Students of history will recognize 1857 as the year of the Sepoy rebellion in India--an uprising of native soldiers against the British, brought on by Hindu and Muslim recruits' belief that the rifle cartridges they were provided had been greased with pig or cow fat. This seminal event in Anglo-Indian relations provides the backdrop for J.G. Farrell's Booker Prize-winning exploration of race, culture, and class, The Siege of Krishnapur.
Like the mysteriously appearing chapatis, life in British India seems, on the surface, innocuous enough. Farrell introduces us gradually to a large cast of characters as he paints a vivid portrait of the Victorians' daily routines that are accompanied by heat, boredom, class consciousness, and the pursuit of genteel pastimes intended for cooler climates. Even the siege begins slowly, with disquieting news of massacres in cities far away. When Krishnapur itself is finally attacked, the Europeans withdraw inside the grounds of the Residency where very soon conditions begin to deteriorate: food and water run out, disease is rampant, people begin to go a little mad. Soon the very proper British are reduced to eating insects and consorting across class lines. Farrell's descriptions of life inside the Residency are simultaneously horrifying and blackly humorous. The siege, for example, is conducted under the avid eyes of the local populace, who clearly anticipate an enjoyable massacre and thus arrive every morning laden with picnic lunches (plainly visible to the starving Europeans). By turns witty and compassionate, The Siege of Krishnapur comprises the best of all fictional worlds: unforgettable characters, an epic adventure, and at its heart a cultural clash for the ages. Quite simply, this is a splendid novel. --Alix Wilber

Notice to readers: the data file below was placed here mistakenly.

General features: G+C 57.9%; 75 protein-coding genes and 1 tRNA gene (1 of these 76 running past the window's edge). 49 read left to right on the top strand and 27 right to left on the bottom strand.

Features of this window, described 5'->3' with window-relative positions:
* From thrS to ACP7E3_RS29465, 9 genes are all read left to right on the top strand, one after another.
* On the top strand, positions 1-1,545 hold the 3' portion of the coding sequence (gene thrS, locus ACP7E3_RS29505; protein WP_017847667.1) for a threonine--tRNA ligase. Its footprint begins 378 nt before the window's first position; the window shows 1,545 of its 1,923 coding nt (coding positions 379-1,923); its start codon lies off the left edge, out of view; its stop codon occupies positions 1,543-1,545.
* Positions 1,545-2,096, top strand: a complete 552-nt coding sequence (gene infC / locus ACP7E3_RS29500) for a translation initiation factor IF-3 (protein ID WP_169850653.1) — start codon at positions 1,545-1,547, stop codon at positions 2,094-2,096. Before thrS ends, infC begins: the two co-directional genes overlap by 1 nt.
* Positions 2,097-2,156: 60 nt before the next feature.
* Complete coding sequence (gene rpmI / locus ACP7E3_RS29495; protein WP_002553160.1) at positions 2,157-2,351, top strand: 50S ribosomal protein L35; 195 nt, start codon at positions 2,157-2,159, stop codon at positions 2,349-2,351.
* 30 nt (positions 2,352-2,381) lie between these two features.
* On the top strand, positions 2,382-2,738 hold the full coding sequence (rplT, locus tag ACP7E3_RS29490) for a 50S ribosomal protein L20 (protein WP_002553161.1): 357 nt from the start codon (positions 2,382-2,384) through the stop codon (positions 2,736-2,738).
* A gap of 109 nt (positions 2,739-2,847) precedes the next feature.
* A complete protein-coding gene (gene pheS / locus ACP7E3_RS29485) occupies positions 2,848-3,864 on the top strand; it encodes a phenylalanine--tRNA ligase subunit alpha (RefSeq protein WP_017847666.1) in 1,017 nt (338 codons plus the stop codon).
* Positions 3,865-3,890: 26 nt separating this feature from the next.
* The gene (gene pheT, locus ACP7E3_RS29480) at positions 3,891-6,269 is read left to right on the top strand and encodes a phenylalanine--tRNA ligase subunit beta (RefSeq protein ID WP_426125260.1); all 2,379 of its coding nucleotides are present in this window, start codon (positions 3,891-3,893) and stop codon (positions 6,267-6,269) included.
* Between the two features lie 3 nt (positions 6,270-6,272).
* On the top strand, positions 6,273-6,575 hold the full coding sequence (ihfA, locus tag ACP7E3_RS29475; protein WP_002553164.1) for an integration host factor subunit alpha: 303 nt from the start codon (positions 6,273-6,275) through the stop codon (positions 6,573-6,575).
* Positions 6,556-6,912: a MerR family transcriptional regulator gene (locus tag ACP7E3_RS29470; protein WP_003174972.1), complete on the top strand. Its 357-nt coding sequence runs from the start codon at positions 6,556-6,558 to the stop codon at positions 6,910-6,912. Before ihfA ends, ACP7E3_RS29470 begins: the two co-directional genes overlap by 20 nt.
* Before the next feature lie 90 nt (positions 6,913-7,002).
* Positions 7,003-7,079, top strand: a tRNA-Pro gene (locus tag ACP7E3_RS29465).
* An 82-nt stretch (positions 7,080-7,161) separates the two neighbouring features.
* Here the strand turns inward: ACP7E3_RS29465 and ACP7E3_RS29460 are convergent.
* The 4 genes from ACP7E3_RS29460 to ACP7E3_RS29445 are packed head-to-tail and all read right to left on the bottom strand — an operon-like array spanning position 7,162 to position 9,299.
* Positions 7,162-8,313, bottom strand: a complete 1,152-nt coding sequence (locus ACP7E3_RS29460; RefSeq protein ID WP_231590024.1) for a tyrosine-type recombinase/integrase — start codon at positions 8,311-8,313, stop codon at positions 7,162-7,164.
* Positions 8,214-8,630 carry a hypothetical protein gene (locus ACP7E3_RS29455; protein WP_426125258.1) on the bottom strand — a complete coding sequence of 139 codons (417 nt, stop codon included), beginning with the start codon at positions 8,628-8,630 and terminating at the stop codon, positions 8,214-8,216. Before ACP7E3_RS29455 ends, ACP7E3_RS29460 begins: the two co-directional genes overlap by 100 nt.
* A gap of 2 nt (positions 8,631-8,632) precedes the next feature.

— The Times (London)
"The magnificient passages of action in The Siege of Krishnapur, its gallery of characters, its unashamedly detailed and fascinating dissertations on cholera, gunnery, phrenology, the prodigal inventiveness of its no doubt also well-documented scenes should satisfy the most exacting and voracious reader. For a novel to be witty is one thing, to tell a good story is another, to be serious is yet another, but to be all three is surely enough to make it a masterpiece."
— John Spurling, The New Statesman
"…a masterpiece as unclassifiable as Giuseppe Lampedusa’s novel The Leopard or Penelope Fitzgerald’s novel, The Blue Flower. A historical novel, a comedy of manners, an intellectual history, an evocation of scene: It is all of these. But it is the inimitable combination of these ingredients that gives the book its perculiar savor."
— Columbus Dispatch